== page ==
Behrend students adapt to Zoom-based speech class

A person holds a tablet computer as it displays faces of Zoom-style meeting participants

Large businesses are likely to continue using video conferencing systems long after the COVID-19 pandemic ends, said Rod Troester, associate professor of speech communication at Penn State Behrend.

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The Penn State Behrend students enrolled in the spring semester of CAS100, Effective Communication, likely did not expect to be giving their public speaking presentations from their own homes, via Zoom video conferencing. The COVID-19 pandemic has changed a lot of things, however, and Rod Troester, associate professor of speech communication, points out that some of those changes may be permanent.

“This is a taste of things to come,” Troester said. “I think this pandemic is going to change many things about the way we do business in the future. It may be that companies no longer want to fly people in from around the world to gather in a conference room when you can just as effectively communicate online with video software.”

So, on a recent Wednesday, five students in Troester’s 2:30 p.m. class were doing symposium presentations about energy from home while classmates watched from their own homes.

A symposium is a group speaking project in which each member presents a portion of the project topic. The five students presenting had to get together remotely in a Zoom “breakout room” to meet and plan their project in advance. It’s a remarkably different experience from meeting around a table in the library, or in Bruno’s Café, but it was no less effective in accomplishing the task.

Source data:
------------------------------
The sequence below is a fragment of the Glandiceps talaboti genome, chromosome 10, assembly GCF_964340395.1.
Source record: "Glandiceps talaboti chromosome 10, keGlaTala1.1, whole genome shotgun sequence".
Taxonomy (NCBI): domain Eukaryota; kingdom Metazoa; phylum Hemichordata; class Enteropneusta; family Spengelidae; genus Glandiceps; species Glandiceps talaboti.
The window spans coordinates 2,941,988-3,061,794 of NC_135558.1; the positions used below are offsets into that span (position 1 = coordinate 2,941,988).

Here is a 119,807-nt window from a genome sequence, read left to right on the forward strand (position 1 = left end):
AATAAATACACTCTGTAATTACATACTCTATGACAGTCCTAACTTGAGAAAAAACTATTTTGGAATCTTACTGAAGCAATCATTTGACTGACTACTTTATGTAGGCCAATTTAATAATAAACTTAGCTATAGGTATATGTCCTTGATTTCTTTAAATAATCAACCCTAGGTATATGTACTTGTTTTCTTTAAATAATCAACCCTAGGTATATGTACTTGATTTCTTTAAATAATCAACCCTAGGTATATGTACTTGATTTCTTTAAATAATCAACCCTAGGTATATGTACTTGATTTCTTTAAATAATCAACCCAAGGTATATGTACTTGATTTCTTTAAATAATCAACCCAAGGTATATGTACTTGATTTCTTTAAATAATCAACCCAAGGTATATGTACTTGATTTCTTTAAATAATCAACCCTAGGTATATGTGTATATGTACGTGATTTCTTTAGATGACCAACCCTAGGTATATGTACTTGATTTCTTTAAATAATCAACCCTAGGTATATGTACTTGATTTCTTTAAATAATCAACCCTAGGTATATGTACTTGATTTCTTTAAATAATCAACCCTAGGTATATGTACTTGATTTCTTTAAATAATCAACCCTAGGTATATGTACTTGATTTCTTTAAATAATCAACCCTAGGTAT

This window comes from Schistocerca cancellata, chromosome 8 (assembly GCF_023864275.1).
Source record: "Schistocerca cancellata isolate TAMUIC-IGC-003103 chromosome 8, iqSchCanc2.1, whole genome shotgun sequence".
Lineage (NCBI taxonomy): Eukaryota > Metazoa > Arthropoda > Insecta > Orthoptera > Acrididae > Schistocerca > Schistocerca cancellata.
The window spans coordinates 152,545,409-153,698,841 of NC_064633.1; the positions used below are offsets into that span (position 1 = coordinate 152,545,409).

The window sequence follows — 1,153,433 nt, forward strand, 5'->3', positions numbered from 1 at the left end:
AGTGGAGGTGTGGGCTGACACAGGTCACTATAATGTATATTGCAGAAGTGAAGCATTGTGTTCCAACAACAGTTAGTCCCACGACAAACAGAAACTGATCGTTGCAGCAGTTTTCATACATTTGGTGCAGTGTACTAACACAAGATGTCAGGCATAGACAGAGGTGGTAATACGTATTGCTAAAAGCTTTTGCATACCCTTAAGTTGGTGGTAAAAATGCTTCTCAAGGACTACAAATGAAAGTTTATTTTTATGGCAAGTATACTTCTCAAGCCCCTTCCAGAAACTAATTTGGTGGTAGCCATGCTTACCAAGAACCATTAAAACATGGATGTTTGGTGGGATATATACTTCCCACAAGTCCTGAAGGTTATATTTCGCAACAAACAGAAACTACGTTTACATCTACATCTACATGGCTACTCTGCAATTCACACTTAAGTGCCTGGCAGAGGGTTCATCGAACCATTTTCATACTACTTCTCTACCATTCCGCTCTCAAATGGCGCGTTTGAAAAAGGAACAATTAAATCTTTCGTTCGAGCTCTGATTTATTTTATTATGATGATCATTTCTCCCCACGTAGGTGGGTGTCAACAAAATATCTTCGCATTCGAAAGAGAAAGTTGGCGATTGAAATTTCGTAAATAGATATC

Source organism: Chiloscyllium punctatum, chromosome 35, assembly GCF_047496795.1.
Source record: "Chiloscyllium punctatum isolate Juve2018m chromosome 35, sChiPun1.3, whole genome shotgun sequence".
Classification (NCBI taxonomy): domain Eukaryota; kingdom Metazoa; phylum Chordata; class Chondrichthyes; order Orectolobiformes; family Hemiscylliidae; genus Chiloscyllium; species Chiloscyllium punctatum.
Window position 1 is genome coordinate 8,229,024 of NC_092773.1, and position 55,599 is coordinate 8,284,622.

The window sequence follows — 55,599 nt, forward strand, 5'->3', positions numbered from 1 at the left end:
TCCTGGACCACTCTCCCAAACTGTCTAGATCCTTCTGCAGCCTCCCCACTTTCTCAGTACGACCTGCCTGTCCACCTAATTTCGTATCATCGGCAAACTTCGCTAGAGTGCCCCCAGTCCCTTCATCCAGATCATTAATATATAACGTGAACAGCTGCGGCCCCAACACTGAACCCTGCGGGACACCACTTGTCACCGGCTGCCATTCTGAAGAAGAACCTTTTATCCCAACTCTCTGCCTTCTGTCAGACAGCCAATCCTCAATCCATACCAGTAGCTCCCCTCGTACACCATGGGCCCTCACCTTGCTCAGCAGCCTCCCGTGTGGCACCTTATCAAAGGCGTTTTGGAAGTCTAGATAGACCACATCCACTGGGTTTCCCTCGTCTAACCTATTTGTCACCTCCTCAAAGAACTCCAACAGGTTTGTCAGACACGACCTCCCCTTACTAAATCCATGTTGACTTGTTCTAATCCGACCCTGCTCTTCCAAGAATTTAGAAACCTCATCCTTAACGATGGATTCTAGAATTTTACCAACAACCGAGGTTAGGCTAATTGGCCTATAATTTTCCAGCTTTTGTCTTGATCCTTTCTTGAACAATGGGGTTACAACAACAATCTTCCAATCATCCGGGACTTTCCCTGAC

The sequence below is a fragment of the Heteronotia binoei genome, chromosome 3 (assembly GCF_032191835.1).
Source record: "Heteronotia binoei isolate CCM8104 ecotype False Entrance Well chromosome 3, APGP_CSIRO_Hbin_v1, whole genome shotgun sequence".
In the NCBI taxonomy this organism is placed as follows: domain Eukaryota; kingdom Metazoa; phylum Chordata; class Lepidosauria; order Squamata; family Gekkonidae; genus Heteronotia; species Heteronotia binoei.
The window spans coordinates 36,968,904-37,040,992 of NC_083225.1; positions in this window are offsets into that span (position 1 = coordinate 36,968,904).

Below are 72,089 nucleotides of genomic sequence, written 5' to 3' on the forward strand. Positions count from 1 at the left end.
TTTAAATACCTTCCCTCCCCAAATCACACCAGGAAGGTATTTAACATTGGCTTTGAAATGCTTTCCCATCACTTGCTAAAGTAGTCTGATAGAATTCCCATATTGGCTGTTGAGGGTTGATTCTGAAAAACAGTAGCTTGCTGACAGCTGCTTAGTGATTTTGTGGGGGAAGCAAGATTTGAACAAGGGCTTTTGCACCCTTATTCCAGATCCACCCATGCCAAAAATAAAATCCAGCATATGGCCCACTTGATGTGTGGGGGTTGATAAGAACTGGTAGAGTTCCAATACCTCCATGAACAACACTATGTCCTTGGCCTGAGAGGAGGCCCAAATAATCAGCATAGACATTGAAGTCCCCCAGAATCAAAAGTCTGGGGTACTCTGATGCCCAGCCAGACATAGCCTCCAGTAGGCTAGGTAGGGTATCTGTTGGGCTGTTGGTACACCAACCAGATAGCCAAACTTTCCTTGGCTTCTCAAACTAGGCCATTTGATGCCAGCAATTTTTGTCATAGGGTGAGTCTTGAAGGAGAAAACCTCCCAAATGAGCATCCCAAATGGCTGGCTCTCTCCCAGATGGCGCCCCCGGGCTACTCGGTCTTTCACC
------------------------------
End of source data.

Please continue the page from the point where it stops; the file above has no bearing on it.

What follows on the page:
The students took turns speaking and sharing their computer screens, showing spreadsheets and other supporting materials they had created.

It’s easy to envision the same thing happening in a global company, with staff members collaborating and reporting from various locations around the world.

It will be second nature to these students, who are digital natives well-versed in communicating their ideas and working together while miles apart.

“For me, this has been an entirely new experience,” Troester said. “I would never have thought that I would be evaluating public speaking presentations from my dining room, but I can see the promise of video conferencing now.”

Troester says he has had to adapt some of his lessons and grading criteria to fit the new format. It has been an interesting learning experience for him, as well as for the students.

“Everyone is experimenting right now,” he said. “We’re all trying to figure things out. The students have been pretty understanding and helpful, too, offering suggestions and feedback as we work out how to teach and learn in a remote environment.”